2020 Iowa Pork Congress seminar put focus on increasing equipment life.
The 2020 Iowa Pork Congress hosted a seminar, “Building Maintenance and Longevity.” Hog Slat sales rep, John Boleyn, joined the expert panel to discuss maintenance practices designed to increase the working life of hog facilities. Here are some excerpts from Boleyn’s presentation covering the selection and maintenance of steel penning.
Typical building designs from 1990-2005 consisted of 40-foot wide buildings with 25-30 head per pen. The smaller pen sizes meant panel lengths did not exceed nine to 10 feet in length. Bolt-on-legs attached to the bottom rods were adequate for supporting gates and animal pressures.
As production flows increased group sizes, the cost savings of constructing larger buildings moved the typical widths to 50 to 80 feet. Pens capacities of more than 100 head became commonplace along with market weights increasing to over 300 pounds.
The increased pen lengths and widths, along with heavier pigs, created a need for better support and anchoring systems. Here are several key points to consider when purchasing new or replacement penning.
- Keep individual panel lengths under nine feet.
- Position full height flat bar posts with gussets in the junction between the panels.
- Secure each post to the slats with two T-bolt fasteners.
- Pen designs calling for split alleyway gates should use a post with an extra-wide base allowing for four anchor bolts.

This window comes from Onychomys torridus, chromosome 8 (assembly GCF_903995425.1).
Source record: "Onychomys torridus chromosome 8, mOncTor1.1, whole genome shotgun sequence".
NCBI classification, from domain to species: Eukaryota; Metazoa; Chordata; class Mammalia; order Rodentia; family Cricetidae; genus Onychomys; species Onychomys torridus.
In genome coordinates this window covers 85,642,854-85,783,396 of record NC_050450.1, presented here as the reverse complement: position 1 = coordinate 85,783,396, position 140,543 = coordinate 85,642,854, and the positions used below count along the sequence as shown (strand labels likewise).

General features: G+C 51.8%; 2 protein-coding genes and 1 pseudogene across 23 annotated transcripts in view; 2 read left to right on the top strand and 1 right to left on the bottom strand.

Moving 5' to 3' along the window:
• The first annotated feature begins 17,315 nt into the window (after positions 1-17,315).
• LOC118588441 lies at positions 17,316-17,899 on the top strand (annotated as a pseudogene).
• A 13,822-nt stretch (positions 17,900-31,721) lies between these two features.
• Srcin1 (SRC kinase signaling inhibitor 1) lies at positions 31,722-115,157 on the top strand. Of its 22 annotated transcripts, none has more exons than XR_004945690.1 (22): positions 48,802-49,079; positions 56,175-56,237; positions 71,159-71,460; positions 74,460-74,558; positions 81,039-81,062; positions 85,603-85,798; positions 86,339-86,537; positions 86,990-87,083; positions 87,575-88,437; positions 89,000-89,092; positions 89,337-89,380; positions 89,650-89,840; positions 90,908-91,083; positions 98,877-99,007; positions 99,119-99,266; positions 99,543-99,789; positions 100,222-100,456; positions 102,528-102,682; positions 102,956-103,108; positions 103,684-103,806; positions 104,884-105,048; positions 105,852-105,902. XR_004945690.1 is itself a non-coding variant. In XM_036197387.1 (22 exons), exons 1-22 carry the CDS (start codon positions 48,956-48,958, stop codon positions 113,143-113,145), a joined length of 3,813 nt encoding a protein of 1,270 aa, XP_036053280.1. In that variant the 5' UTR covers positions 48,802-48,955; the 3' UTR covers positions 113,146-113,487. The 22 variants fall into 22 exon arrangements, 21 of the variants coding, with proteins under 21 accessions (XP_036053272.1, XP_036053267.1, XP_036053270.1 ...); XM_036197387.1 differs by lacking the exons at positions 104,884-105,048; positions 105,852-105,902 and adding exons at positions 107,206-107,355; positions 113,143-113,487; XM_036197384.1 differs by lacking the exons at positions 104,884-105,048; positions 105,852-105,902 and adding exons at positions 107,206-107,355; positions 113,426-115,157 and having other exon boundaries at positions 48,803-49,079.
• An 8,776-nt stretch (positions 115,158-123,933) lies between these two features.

- Choose compression style T-bolts as fasteners instead of a wedge style T-bolt. Tightening a wedge T-bolt forces it between the slats, eventually causing the edge of the slats to crack and “pop” out. Tightening a compression T-bolt instead presses the force against the slat from the top and bottom. A compression bolt will itself break before cracking the slat. Never, under any circumstance, should an expansion bolt, requiring drilling into the slat, be used to attach posts.
- Compare the cost of galvanized penning and stainless-steel materials. An incremental increase in the initial cost translates into a substantially longer equipment life cycle.
Routine maintenance is essential for maximizing penning longevity. Follow this checklist between every turn of pigs.
- Tighten any loose T-bolts bolts or wall anchors. Loose T-bolts allow the posts to move and, in extreme cases, can cause damage to slats. For repairing loose anchors in solid concrete (walls and load-out areas), consider using an epoxy-based product like Epo-Set 400. Applied with a caulk gun, Epo-Set secures loose anchors without removing the studs and redrilling.
- Replace deteriorating feet and posts. Consider adding additional bolt-on-legs between posts to add rigidity to long divider lengths.
- Weld and repair damaged dividers. DIY Cut and Weld panels simplify on-farm repairs with divider panels and sliding end uprights. Slide the upright to the desired length, weld in place, cut the excess rods, and attach clips if needed.
It is always more cost-effective to maintain equipment than to replace it. Adding steel penning to the routine barn list maintenance list goes a long way to maximizing its useful life.